Volvo Trucks to use hydrogen combustion engines in 2026

Volvo Trucks wants to give combustion engines another chance at existence beyond the next decade by introducing hydrogen combustion-powered trucks. The first road tests with this technology will begin in 2026, and commercialization is planned by the decade’s end.

Hydrogen combustion is considered a carbon-neutral way to keep combustion engines alive without the massive costs associated with electrification. Japanese car manufacturer Toyota has developed several prototypes with a converted gasoline engine, and it is also seen as a potential solution for motorbikes, sports cars, and racecars.

Zero emissions, but still a little bit of emissions

Now, it seems hydrogen combustion could also be a viable solution for trucks. Volvo Trucks is planning to offer this type of engine to its customers by the end of the decade after participating in a pilot project with Deutz and BMW. Importantly, hydrogen combustion-powered trucks are considered Zero-Emission Vehicles (ZEV) under the new EU CO2 emission standards, provided the hydrogen gas is created using renewable energy.

However, some diesel will still be required to achieve similar performance. Volvo Trucks will use High Pressure Direct Injection (HPDI), which uses a small amount of fuel to enable compression ignition, after which the hydrogen can be added to create the rest of the ‘bang’ needed.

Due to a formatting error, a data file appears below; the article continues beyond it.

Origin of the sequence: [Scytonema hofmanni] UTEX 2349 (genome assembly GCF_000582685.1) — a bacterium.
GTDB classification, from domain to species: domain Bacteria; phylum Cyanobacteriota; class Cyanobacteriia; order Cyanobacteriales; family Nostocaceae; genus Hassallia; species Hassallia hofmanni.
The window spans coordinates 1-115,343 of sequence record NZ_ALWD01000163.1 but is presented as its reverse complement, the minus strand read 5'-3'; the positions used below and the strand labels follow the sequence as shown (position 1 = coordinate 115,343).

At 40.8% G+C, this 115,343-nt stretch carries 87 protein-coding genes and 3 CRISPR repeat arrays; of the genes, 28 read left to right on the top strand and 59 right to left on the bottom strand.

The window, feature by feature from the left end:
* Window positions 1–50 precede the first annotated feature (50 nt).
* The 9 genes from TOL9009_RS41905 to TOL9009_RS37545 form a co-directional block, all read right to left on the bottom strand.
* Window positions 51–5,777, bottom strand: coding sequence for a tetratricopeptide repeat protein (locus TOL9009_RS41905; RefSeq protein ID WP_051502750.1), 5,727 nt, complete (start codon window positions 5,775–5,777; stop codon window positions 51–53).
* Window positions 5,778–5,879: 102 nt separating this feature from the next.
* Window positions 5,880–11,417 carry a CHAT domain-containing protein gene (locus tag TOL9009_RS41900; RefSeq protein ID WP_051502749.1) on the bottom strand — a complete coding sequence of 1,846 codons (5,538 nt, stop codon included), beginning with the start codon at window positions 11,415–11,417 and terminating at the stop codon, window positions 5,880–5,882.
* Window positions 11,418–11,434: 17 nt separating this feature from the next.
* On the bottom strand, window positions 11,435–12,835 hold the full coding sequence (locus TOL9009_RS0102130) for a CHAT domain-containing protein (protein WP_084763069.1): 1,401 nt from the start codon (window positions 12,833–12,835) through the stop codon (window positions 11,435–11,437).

Using renewable HVO diesel keeps the ZEV categorization, although a small amount of CO2 and other emissions will come out of the tailpipe. Volvo has partnered with Westport Fuel Systems to create a joint venture to develop this HPDI technology.

Volvo Trucks has also developed hydrogen fuel cell technology, which is more energy efficient but has a higher initial cost / Volvo Trucks

Cheaper to buy, more expensive to run

Whereas hydrogen combustion engines are cheap to develop, as they require very little adaptation compared to current gasoline and diesel engines, they do have a downside: energy efficiency. Whereas a hydrogen fuel cell can achieve an efficiency of 40 to 60%, hydrogen combustion engines only achieve around 30%.

Therefore, more hydrogen will be needed to power the trucks over the same distance. With the lack of hydrogen infrastructure and the still quite high price of green hydrogen, it remains to be seen if the higher running costs will offset the cheaper purchase price of a hydrogen combustion-powered truck.

At any rate, Volvo Trucks sees an opportunity there, and it will begin road-testing these trucks in 2026. A commercial launch is planned towards the end of the decade, and in theory, there is no expiration date for them, provided they keep their ZEV classification.

 

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